Boston's Skavoovie & the Epitones continue to defy any attempt at categorization. Fans and critics have tried, but they wiggle out of every label hung round their necks, their delirious mix of music crossing so many boundaries that one is tempted to throw one's hands up in defeat. The Growler, their third set, is no exception, a heady concoction of ska rhythms, punk energy, rock riffs, swing, jazz stylings, and more. Having sprung onto the ska scene with their incredibly accomplished debut, Fat Footin', back in 1995, the group immediately established itself at the forefront on the scene, a position its follow-up, Ripe, further cemented. The Growler is arguably even more adventurous than its predecessors, as the Skavoovies delve deeper into free-form jazz and ever more intricate arrangements. A single song may shift through three, four, or more styles via subtle transitions, or conversely, separate styles may be layered atop each other, creating heady genre blends that are the group's signature sound. It's these constant stylistic shifts that so enthrall audiences and make their records such a pleasure to explore. Skavoovie are obviously musicians' musicians, evident in the individual members' skills and the incredible tightness of the band's sound. Such groups normally excite critical acclaim, but fall flat in the marketplace, but the Bostonians easily connect with their audience by underpinning their songs with irrepressible rhythms, and insuring that their musical experimentations never come at the expense of recognizable melodies. This latter talent comes to the fore on this set, as they move deeper into free-form jazz. But even at their most improvisational, the song structure are never completely destroyed, and the numbers always magnificently coalesce back into digestible verses or choruses. It's a quite spectacular achievement, especially considering the number of musical styles the band incorporates into its sound. So whatever you want to call them -- trad ska, improv ska-punk, swing-core, or any term you invent, the Skavoovies are set to upset your definition and continue to create breath-taking music, complex, fluid, intricate, and dense, yet always light on its dance-feet. And while other bands may occasionally enter this territory, only the Epitones have made it their home. An album sure to remain at the top of every ska fan's CD pile.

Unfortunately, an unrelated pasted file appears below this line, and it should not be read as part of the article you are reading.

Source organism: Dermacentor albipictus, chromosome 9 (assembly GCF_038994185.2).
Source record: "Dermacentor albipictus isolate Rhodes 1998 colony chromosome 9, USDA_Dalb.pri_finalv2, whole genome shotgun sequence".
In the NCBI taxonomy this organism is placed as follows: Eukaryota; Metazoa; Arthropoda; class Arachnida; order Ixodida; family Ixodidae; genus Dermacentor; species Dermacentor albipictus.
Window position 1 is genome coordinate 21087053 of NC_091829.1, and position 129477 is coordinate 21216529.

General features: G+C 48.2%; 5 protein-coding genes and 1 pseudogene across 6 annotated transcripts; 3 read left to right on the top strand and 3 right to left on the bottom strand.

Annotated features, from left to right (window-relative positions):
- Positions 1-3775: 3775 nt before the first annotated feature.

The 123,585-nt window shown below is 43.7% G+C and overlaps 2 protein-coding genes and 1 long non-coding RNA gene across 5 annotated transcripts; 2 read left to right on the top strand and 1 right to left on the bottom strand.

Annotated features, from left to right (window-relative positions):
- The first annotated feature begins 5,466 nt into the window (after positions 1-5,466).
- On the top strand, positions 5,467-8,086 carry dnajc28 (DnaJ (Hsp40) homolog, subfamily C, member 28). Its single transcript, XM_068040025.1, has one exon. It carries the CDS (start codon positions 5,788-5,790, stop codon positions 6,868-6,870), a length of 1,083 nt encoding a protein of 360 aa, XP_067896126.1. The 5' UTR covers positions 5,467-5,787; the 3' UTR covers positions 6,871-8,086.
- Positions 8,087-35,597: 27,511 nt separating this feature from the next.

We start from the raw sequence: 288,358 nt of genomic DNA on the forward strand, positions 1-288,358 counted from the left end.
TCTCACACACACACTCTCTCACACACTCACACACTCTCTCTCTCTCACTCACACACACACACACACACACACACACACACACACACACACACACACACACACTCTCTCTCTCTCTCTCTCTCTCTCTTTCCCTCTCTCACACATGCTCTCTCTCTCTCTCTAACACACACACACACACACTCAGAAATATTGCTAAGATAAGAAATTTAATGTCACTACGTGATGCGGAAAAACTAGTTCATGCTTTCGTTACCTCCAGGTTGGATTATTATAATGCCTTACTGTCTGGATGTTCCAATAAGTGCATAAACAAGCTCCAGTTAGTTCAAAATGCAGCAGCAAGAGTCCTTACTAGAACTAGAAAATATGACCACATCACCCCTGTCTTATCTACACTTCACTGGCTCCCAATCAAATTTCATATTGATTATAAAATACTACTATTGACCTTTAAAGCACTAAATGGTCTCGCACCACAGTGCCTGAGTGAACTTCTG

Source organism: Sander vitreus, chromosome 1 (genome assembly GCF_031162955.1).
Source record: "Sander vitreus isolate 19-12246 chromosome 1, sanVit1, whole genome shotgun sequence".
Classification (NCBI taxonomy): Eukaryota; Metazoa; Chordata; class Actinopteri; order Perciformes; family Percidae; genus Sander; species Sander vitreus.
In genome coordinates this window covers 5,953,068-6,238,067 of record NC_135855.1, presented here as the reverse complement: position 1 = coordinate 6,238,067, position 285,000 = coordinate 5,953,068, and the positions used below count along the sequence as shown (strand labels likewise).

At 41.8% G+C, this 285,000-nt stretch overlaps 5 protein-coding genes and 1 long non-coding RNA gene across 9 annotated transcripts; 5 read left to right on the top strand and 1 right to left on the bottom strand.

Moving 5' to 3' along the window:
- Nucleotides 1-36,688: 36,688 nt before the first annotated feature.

Share this page
AllMusic Review by Jo-Ann Greene